they all seemed to begin a drinking of werry good Shampane about Nine
a Clock, and kep on at it for above three hours, for there wasn't not
nothink else for 'em to do, and so they did that, and did it well.

He arsked me if I coud remember what outlandish names the principal
gests was all called, and when I told him I thort they was HIGH-GIN
and DEMMY-GROGGY, they all roared again, and shouted out, "that's
another to you ROBERT; go ahead, my tulip!" Tho what they meant I'm
sure I don't kno.

Our gentlemanly Manager looked in to see how they was a getting on,
and when they told him what they called my last joke, ewen he larfed
away like the best on 'em. The fust time I gets a chance I'll ask him
to explain it all to me.

What seemed to have struck the Amerrycan most, was what he described
as the twelve most bewtifool Angels, all most bewtifoolly drest, in
most bewtifool close, a playing most bewtifool toons on most bewtifool
Arps! which he said reminded him more of Heaven than anythink he had
ever seen or heard. He arsked me the name of the bewtifool hair as
they played three times, and when I told him as I believed as it was
a Welsh wun, and was called "_The March of the Men of Garlick_," he
wonderd how men with such bad taste could have written such sweet

They can tell jolly good staggerers they can! Why one on 'em said
as how we was a getting so scrowged up in the old Country, that they
thort of giving us jest a little slice of theirs, and as theirs was
about thirty times as big as ours, they could easily spare it.

But this I must and will say, they are perfect Gennelmen, and, as the
best possibel proof of it, they is allers werry libbral to me.


       *       *       *       *       *


[Illustration: Sensational.]

Interesting romance is MARION CRAWFORD's _Witch of Prague_: the witch
novel might easily have been told in one volume instead of three.
Skipping is good exercise.

The casual reader, and the travelling reader or journey-alist, won't
get much better entertainment for his money than he will find in
_Stories of Old and New Spain_, by THOMAS A. JANVIER. No April foolin'
around on the part of JANVIER with metaphysical digressions, but all
straight to the point. For sensation, try _Saint Mary of the Angels_.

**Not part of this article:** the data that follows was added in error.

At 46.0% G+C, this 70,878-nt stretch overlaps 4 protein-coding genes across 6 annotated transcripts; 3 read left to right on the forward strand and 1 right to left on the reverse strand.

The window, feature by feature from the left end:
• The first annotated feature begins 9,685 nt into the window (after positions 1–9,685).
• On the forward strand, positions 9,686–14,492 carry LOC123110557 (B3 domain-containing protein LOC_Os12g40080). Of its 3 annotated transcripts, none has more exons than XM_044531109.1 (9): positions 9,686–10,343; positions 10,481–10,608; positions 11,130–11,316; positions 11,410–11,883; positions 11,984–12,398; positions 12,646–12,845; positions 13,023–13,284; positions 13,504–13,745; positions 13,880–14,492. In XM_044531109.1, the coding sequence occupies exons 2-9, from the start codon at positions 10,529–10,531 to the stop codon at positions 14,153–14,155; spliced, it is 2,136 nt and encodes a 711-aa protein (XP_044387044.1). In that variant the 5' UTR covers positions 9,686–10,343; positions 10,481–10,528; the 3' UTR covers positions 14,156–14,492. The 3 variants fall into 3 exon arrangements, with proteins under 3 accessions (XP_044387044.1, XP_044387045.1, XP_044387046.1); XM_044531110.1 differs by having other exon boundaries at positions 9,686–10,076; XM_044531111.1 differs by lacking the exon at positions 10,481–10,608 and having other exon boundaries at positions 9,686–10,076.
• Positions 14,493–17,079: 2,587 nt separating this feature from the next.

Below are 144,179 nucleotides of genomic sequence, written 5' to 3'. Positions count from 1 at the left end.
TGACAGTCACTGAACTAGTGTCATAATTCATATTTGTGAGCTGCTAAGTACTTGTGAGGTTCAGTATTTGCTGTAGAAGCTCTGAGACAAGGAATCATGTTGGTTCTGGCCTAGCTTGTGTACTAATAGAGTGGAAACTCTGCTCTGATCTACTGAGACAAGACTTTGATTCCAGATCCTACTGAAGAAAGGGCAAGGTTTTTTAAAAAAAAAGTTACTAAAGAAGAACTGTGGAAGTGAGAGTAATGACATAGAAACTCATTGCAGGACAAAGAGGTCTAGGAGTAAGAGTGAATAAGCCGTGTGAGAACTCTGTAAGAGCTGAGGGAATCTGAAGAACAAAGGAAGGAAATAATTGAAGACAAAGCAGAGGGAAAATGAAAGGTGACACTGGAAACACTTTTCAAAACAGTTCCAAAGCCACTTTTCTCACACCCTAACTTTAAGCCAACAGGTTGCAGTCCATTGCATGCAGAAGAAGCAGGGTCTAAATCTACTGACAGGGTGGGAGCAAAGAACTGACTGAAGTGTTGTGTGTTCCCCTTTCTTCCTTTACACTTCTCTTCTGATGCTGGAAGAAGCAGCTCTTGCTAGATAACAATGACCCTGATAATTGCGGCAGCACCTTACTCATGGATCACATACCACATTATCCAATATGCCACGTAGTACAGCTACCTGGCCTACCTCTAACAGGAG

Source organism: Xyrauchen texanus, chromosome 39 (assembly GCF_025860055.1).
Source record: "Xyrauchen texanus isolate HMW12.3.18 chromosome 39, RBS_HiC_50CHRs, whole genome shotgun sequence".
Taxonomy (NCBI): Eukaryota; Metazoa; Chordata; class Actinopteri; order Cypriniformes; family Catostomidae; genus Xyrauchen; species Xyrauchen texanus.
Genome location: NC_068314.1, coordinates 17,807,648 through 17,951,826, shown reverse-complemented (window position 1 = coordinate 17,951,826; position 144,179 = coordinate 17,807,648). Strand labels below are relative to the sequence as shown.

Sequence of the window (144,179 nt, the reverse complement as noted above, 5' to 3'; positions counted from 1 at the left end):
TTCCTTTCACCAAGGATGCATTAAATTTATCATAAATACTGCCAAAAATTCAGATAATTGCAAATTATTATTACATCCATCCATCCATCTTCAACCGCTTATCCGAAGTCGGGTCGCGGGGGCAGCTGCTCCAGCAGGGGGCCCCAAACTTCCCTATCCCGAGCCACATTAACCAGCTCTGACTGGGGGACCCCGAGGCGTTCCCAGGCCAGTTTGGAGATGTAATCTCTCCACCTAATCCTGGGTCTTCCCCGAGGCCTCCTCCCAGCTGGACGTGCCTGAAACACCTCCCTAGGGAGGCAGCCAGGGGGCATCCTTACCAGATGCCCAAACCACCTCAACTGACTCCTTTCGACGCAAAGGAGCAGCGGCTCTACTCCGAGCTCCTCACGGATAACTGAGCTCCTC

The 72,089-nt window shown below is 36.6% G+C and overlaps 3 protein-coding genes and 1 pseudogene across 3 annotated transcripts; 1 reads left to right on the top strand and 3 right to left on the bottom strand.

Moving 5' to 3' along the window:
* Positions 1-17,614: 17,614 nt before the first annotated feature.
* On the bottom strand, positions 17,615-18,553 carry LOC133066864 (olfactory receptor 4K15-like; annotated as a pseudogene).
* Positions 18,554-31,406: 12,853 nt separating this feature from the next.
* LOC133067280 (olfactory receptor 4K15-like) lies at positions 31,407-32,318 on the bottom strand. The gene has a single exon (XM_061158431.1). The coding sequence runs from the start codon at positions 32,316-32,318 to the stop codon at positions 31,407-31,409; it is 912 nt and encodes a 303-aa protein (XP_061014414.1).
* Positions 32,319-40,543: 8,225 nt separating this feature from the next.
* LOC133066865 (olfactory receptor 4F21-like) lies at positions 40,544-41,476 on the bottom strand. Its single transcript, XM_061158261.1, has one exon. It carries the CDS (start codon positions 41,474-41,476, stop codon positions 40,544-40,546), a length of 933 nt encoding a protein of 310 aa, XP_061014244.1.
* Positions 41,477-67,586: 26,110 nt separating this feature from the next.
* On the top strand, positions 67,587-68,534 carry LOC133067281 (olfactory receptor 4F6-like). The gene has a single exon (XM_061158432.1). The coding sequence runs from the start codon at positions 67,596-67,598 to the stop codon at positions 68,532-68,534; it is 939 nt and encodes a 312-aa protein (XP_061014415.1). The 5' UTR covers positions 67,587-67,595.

Adelphi melodrama isn't in it with this story. Also in _San Antonio_
there is a simple, quiet humour; and _The Legend of Padre José_ is
singularly touching. Altogether a book this of infinite variety.

       *       *       *       *       *

"HOW'S THAT FOR HY"-GIENIC?--In spite of the London Season being over,
the Hygienic Congress had what 'ARRY would call a "'igh old time" of
it in London last week. In anticipation of their next merry meeting,
a distinguished member of the Association is already busily engaged
in preparing a paper on "The Real and Apparent Connection between
'Hygiene' and 'High Jinks.'"

       *       *       *       *       *




  Oh, where shall I go, and what shall I do?
  Turn which way I will, I am under the screw.
  Every Voter must feel a tight clutch on the throat
  Of my conscience--poor thing!--ere he'll promise his vote.
  PAT late was my patron,--'twas only his fun!
  Now he's "three single gentlemen" _not_ rolled in one.
  If I partly please one, I make foemen of two.
  Hang Ireland! And Scotland is getting as bad.
  The S.H.R.A. will insist on their fad;
  And their plan, too, is "pressure!" It's just nought but "squeeze."
  And the poor M.P.'s life is one long "Little-Ease."
  TAFFY too takes his turn at the merciless rack,
  And there isn't a faddist, fanatic, or quack
  But has his own Screw, which he wants to apply.
  The Temperance Man "Direct Veto" would try,
  And if I'm not found to accept it with glee,
  He's vicious, and puts direct veto on _me_.
  Ungenerous hot Anti-Jennerites claim
  My vote against vaccine, or howl at my name;
  The Working-Man wants his Eight Hours, or, by Jingo,
  _He_'ll give me--at polling--particular stingo.
  The Socialist wants me to do with the Land
  A--well, a dashed _something_ I can't understand;
  The Financial Reformer, 'tis little he "axes,"
  _He_ only requires me to take off all taxes!
  And now, with the General Election in view,
  I'm dashed if a poor M.P. knows _what_ to do.
  How to live on the rack is a regular poser.
  By Jove, I'm half tempted to turn a--Primroser!
  The soft "Primrose Path" _may_ conduct to the fire,
  But 'tis easy at least, and of Screwing I tire!

       *       *       *       *       *


    SCENE--_Exterior of a Board School. Enter R. and L.
    well-meaning Philanthropist and long-headed Artisan. They
    greet one another with differing degrees of cordiality._

_Philanthropist_ (_heartily_). Ah, my good friend, and how are you
taking advantage of this great boon--the enormous privilege of free

_Artisan_ (_doggedly_). By not sending my lad to school.

_Phil._ (_with pained astonishment_). You surprise me.

_Art._ I don't see why I should. I'm only following SAWNIE's lead.
It's what they did in Scotland. They gave _them_ free education, and
that's the way to read it, and a good way too!

_Phil._ Well, at least you ought to be grateful.

_Art._ Grateful! Grateful for what?

_Phil._ Why, for free education--for education, you know, that costs
you nought.

_Art._ Oh, it costs nought, does it? Then thank you for nothing!

    [_Exeunt--in very different directions!_

       *       *       *       *       *


MR. FARMER-ATKINSON, M.P., has announced that during the Recess he